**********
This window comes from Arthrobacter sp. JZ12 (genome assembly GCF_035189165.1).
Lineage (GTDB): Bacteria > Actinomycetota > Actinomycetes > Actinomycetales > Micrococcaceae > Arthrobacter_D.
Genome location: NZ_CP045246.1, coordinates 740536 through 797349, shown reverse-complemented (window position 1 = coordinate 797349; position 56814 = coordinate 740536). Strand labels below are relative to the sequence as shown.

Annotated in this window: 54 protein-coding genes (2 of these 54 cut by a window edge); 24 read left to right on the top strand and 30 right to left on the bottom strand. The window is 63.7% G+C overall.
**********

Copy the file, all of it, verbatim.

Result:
This window comes from Arthrobacter sp. JZ12 (genome assembly GCF_035189165.1).
Lineage (GTDB): Bacteria > Actinomycetota > Actinomycetes > Actinomycetales > Micrococcaceae > Arthrobacter_D.
Genome location: NZ_CP045246.1, coordinates 740536 through 797349, shown reverse-complemented (window position 1 = coordinate 797349; position 56814 = coordinate 740536). Strand labels below are relative to the sequence as shown.

Annotated in this window: 54 protein-coding genes (2 of these 54 cut by a window edge); 24 read left to right on the top strand and 30 right to left on the bottom strand. The window is 63.7% G+C overall.